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Cape legislature debates whether to interrupt recess over Tiger Brands closure

Workers at fruit business Langeberg and Ashton Foods (LAF), a division of Tiger Consumer Brands Ltd. Tags: fruit factory, fruit packaging, canning. Picture: Langeberg and Ashton Foods/YouTube

Workers at fruit business Langeberg and Ashton Foods (LAF), a division of Tiger Consumer Brands Ltd. Tags: fruit factory, fruit packaging, canning. Picture: Langeberg and Ashton Foods/YouTube

Published Jun 28, 2022

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Cape Town - Whether or not members of the agriculture standing committee should interrupt their recess period to intervene in the matter of the imminent closure of Tiger Brands’ Langeberg and Ashton fruit canning factory was the source of a heated exchange in the legislature.

Tiger Brands last week said it had embarked on a parallel consultation process with employees and the province regarding the future of its troubled deciduous fruit business Langeberg and Ashton Foods (LAF).

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While members agreed that the resultant 4 500 job losses and economic impact of the closure should be tackled, they were divided over whether they should wait for the ongoing processes by the province to come to an end or to begin a parallel process.

Committee member Derrick America (DA) said there were more and more standing committees requesting to have meetings during the recess, also referred to as a constituency period.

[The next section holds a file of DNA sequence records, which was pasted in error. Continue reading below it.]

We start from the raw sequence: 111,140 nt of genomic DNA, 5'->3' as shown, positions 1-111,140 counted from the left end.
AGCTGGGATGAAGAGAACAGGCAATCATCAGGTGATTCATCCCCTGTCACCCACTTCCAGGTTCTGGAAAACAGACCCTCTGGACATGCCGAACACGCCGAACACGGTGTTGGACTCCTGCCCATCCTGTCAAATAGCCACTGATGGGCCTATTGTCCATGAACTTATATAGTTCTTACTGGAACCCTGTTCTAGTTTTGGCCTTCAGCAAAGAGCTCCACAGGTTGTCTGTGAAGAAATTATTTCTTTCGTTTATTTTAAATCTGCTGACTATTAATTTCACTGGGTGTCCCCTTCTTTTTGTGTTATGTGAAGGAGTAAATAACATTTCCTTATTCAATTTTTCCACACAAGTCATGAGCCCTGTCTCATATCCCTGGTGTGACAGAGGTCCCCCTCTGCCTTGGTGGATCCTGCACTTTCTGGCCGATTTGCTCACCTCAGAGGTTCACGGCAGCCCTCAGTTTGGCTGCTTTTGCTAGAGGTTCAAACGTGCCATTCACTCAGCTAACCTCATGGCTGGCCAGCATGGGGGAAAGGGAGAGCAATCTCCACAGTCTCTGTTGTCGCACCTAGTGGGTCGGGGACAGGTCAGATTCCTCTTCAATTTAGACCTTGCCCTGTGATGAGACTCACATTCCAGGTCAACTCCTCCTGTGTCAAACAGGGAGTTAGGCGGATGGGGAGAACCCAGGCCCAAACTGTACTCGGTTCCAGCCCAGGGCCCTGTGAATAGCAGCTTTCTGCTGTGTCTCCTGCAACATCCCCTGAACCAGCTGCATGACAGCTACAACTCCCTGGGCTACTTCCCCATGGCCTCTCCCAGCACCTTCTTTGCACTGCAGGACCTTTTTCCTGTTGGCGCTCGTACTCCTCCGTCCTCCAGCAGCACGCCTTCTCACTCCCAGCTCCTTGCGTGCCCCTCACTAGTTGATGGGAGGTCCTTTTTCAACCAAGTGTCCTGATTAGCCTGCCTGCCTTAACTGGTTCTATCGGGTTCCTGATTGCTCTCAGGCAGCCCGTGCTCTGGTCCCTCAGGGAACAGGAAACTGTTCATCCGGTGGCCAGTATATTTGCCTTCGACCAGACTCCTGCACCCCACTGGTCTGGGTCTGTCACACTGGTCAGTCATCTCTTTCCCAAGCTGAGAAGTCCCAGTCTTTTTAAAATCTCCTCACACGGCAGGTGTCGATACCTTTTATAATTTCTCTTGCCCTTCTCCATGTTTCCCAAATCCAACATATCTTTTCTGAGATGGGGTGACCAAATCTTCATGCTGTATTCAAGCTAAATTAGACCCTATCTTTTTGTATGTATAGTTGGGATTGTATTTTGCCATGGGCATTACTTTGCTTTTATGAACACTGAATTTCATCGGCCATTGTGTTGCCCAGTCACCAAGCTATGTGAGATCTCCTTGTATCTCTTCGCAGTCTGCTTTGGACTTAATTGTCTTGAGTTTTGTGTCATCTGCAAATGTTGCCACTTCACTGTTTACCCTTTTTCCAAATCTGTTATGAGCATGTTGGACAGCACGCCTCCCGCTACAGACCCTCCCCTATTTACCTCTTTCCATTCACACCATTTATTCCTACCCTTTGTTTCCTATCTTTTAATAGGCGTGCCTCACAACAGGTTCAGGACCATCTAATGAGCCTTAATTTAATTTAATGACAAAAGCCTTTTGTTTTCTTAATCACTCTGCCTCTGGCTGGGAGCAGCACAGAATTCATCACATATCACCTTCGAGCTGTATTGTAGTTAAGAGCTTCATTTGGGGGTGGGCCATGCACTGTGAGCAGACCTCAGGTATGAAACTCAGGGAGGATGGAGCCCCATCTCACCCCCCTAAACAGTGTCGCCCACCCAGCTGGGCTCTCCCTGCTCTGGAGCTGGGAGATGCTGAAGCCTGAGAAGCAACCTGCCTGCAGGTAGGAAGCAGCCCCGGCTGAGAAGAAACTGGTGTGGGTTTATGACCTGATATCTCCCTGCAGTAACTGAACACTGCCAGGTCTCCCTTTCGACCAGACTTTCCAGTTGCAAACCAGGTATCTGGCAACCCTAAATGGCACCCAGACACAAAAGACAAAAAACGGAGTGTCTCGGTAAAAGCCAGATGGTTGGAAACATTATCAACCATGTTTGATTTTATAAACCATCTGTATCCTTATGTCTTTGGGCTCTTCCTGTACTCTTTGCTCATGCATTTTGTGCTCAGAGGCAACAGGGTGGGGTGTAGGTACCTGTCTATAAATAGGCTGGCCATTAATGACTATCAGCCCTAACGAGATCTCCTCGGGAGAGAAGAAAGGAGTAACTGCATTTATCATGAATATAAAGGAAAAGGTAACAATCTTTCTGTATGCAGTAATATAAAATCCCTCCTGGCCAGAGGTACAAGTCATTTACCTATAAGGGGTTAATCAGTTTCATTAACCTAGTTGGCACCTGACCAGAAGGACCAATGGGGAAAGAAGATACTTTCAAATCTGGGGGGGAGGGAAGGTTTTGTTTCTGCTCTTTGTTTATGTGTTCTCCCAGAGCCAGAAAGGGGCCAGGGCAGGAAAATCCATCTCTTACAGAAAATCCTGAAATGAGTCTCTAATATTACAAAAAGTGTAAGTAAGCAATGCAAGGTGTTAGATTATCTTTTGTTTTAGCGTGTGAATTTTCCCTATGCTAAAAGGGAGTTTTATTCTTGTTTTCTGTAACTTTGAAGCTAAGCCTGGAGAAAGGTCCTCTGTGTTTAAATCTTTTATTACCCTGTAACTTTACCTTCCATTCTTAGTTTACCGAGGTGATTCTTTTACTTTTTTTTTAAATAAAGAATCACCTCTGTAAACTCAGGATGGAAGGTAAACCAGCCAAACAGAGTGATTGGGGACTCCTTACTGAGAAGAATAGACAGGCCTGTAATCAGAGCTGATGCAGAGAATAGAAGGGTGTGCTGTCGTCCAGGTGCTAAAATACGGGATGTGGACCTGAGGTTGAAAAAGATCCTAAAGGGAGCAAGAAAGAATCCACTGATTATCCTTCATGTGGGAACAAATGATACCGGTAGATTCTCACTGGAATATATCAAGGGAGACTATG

He said if this was to become the trend, they might as well dispense with the constituency period altogether.

Freedom Front Plus MPL Peter Marais said for members to be concerned about going on recess at such a crucial time was reckless.

“I don't know if members of this committee have acquainted themselves with the extent of the disaster that’s awaiting us.

“If they think that constituency week where you go around meeting your constituents is more important than this is ridiculous.”

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America said he took umbrage at Marais’ comments, calling them “rhetorical populism” and saying he took them neither seriously nor kindly.

Committee member Gillion Bosman (DA) said that as the province was already handling the matter, it should be given space to try and find a solution.

Committee chairperson Andricus van der Westhuizen (DA) said it was impossible to ignore that there might have been external factors that contributed to the imminent closure of the factory.

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However, he said it was important for all the relevant parties to stay in their lanes.

In the end the committee resolved to express their concerns about the potential job losses; to hold a joint meeting with the finance standing committee on the issue and to invite the agriculture department to address them on the impact of the closure of the canning factory.

Cosatu has called for urgent intervention and wants the company to review the decision and explore alternatives to shutting down the factory.

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The trade union federation was due to hold a meeting with stakeholders in Langeberg on Sunday afternoon.

Meanwhile, Langeberg municipal manager Asa de Klerk said the municipality would be impacted mostly by the loss of revenue and the increase of indigent households if the factory closed down.

De Klerk said: “Small, medium and micro-enterprises will no longer be able to do business. Contractors, suppliers, local farmers and the staff, both permanent and temporary, who depend on LAF will also be negatively affected.”

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